Apparently with an eye toward Kelly’s alleged account to the Paul, Weiss attorneys and Carlson’s ongoing lawsuit—which claims Ailes suggested in September 2015 that having sex with him would help her career at Fox News, and then retaliated by firing her when she rebuffed his unwelcome advances—Ailes added: “I take particular pride in the role that I have played advancing the careers of the many women I have promoted to executive and on-air positions. Many of these talented journalists have deservedly become household names known for their intelligence and strength, whether reporting the news, fair and balanced, and offering exciting opinions on our opinion programs.”
Rupert Murdoch, meanwhile, said in part in his effusive farewell statement: “Roger Ailes has made a remarkable contribution to our country and to our company. Roger shared my vision of a great and independent television organization, and executed it brilliantly over 20 great years.”
Contrary to rumors that Ailes would stay on as a corporate consultant through 2018, a role unmentioned in the 21st Century Fox press release, Ailes wrote in his resignation letter: “Having spent 20 years building this historic business, I will not allow my presence to become a distraction from the work that must be done every day to ensure that Fox News and Fox Business continue to lead our industry.” Ailes, however, will advise the elder Murdoch, said a corporate source.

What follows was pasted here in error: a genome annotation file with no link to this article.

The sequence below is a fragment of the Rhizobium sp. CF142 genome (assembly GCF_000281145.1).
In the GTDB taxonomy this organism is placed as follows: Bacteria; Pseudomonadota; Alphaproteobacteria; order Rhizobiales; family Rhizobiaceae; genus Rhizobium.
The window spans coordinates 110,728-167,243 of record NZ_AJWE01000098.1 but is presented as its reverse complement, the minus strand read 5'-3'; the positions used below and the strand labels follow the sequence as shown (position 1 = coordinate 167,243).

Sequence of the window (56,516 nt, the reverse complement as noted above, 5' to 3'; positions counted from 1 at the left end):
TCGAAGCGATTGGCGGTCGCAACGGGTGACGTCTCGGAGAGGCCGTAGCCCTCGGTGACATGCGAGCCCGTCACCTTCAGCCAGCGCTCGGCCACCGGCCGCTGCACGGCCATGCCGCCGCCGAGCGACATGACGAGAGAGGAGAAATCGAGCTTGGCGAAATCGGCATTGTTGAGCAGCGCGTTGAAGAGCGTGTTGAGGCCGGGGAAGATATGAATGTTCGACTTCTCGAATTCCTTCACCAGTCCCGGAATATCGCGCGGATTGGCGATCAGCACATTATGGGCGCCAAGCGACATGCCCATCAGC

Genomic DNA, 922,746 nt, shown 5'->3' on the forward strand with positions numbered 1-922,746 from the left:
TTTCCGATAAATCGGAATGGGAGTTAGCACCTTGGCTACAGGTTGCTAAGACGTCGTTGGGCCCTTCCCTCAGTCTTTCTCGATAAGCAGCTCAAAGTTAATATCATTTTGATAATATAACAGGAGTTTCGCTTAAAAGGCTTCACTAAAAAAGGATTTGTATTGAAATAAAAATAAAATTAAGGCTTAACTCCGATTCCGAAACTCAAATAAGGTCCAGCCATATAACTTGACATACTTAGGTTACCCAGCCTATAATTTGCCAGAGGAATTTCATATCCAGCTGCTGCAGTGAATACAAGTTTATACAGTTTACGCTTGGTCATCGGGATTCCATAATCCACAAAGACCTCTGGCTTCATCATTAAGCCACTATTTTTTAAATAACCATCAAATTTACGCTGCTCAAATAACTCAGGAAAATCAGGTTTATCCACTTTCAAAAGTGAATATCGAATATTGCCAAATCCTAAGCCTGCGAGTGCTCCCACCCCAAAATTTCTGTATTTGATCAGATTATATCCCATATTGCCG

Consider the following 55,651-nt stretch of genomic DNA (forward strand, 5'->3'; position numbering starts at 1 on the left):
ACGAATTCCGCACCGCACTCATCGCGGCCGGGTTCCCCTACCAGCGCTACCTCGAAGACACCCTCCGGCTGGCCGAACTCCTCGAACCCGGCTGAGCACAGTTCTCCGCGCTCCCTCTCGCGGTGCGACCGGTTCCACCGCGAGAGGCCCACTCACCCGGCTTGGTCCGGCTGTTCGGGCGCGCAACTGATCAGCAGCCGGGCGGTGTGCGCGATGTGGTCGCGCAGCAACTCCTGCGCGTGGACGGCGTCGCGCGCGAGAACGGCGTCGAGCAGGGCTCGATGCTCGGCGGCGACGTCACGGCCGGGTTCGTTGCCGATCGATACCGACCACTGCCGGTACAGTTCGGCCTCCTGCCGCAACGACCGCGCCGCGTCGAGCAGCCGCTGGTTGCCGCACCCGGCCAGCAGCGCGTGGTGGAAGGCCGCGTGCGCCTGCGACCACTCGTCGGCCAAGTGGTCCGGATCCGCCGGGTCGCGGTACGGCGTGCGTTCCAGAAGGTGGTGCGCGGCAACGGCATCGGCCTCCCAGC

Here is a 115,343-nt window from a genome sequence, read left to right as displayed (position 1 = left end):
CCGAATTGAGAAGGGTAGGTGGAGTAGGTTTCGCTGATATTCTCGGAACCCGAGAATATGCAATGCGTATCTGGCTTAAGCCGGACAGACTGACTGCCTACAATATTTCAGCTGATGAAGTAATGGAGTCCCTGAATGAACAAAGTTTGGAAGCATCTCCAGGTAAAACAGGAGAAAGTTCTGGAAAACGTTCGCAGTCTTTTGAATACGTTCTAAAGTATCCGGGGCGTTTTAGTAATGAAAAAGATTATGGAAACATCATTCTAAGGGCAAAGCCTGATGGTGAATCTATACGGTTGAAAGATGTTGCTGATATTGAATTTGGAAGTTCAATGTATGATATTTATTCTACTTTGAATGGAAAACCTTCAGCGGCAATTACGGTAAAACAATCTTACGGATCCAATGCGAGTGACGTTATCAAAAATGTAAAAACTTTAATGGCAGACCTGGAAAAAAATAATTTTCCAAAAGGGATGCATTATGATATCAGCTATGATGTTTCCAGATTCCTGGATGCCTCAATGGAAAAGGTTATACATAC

Gretchen Carlson’s legal team, meanwhile, issued this statement reacting to Thursday’s developments:
“Within just two weeks of her filing a lawsuit against Roger Ailes, Gretchen Carlson’s extraordinary courage has caused a seismic shift in the media world. We hope that all businesses now understand that women will no longer tolerate sexual harassment and reputable companies will no longer shield those who abuse women. We thank all the brave women who spoke out about this issue. We will have more to say in coming days as events unfold.”
Team Carlson says the lawsuit will proceed. Lawyers for Ailes are trying to force Carlson into confidential arbitration, while lawyers for Carlson are fighting that maneuver, with the goal of securing a jury trial—a process that could take many months.